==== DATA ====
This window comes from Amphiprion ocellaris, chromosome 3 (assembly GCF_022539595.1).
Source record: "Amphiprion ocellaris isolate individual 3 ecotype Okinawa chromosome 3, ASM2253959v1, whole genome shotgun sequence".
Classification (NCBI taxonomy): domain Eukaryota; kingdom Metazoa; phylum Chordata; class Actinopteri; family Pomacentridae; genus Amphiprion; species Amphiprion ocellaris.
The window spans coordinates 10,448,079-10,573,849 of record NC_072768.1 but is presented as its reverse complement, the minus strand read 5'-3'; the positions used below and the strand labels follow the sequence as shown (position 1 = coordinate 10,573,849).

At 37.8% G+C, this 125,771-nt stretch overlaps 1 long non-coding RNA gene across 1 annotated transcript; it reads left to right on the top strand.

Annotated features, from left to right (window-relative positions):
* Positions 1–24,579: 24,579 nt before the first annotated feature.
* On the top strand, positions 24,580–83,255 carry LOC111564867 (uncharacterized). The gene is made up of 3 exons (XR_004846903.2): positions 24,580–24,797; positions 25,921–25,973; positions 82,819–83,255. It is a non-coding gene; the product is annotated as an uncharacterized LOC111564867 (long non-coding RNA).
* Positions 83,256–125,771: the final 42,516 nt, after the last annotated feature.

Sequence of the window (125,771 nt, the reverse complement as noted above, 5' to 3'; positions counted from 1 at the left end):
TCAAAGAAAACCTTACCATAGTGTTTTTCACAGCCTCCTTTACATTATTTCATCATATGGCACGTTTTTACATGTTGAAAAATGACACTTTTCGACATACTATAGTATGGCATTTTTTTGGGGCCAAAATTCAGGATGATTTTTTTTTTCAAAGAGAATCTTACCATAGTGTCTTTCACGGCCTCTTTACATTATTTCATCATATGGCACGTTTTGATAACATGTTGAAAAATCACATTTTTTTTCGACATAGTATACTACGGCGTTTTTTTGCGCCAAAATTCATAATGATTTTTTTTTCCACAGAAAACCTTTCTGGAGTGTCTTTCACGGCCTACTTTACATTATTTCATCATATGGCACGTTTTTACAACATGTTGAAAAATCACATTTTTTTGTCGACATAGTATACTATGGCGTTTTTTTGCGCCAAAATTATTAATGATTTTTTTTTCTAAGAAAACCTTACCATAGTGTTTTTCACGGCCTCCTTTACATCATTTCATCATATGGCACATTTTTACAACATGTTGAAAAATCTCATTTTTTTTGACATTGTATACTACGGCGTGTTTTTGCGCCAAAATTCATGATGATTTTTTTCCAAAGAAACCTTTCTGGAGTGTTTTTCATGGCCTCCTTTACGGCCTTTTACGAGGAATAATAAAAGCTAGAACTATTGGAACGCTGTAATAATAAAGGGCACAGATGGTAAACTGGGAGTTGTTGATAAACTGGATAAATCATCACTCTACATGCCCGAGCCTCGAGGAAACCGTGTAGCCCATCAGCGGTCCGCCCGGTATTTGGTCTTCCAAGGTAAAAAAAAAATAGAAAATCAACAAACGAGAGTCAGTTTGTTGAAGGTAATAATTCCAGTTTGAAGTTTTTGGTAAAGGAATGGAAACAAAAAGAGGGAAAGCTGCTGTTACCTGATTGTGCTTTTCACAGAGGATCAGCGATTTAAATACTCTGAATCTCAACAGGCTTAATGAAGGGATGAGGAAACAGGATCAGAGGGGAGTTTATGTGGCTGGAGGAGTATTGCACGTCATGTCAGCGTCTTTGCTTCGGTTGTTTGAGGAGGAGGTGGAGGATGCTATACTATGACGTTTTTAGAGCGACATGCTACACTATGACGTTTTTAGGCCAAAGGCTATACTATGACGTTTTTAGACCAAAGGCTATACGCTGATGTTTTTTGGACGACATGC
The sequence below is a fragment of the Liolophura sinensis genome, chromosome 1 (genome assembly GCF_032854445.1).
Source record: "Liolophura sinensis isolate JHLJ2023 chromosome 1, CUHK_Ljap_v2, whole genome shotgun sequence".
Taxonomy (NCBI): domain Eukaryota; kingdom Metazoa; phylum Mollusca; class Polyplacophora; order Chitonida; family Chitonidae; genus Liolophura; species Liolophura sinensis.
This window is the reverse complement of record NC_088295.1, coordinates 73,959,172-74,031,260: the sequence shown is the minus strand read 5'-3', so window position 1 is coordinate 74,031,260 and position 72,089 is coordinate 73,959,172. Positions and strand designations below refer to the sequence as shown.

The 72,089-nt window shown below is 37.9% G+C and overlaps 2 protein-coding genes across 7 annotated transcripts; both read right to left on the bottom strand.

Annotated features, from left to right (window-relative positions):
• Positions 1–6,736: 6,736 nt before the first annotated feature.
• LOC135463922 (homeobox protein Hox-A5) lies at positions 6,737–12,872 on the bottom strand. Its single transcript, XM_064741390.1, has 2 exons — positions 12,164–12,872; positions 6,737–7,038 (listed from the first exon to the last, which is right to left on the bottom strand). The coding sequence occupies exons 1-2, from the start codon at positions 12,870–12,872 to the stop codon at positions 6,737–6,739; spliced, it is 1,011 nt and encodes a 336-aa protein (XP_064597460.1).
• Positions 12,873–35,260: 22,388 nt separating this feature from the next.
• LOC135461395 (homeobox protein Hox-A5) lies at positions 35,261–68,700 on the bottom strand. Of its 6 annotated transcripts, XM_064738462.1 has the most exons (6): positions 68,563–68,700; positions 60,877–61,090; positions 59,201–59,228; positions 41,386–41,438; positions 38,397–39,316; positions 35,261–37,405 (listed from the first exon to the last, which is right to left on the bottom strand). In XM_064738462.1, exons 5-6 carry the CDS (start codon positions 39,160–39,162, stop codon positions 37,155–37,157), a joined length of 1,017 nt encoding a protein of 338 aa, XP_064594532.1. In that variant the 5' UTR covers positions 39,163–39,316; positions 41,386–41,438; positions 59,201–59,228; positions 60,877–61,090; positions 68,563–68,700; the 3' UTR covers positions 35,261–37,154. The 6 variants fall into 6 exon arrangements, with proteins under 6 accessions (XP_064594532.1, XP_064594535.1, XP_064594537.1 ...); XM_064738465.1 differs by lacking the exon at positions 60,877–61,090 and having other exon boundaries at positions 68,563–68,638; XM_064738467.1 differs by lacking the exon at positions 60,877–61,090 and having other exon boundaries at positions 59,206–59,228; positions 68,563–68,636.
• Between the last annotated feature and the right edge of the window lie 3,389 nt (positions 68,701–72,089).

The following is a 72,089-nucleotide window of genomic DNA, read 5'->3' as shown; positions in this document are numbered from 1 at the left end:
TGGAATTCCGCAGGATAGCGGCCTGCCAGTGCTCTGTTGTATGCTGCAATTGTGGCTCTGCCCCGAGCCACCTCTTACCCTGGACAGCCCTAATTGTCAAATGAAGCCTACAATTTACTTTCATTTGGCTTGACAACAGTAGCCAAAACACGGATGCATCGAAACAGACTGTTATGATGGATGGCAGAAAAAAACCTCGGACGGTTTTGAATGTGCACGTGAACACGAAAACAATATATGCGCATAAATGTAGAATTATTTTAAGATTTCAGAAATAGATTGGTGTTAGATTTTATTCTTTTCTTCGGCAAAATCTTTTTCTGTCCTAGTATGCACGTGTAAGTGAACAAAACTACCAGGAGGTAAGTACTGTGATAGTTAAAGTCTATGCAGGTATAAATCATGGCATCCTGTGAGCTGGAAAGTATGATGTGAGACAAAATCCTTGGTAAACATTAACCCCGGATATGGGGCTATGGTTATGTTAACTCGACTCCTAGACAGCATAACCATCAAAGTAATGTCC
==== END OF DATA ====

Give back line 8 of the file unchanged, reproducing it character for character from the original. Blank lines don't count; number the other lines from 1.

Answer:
* On the top strand, positions 24,580–83,255 carry LOC111564867 (uncharacterized). The gene is made up of 3 exons (XR_004846903.2): positions 24,580–24,797; positions 25,921–25,973; positions 82,819–83,255. It is a non-coding gene; the product is annotated as an uncharacterized LOC111564867 (long non-coding RNA).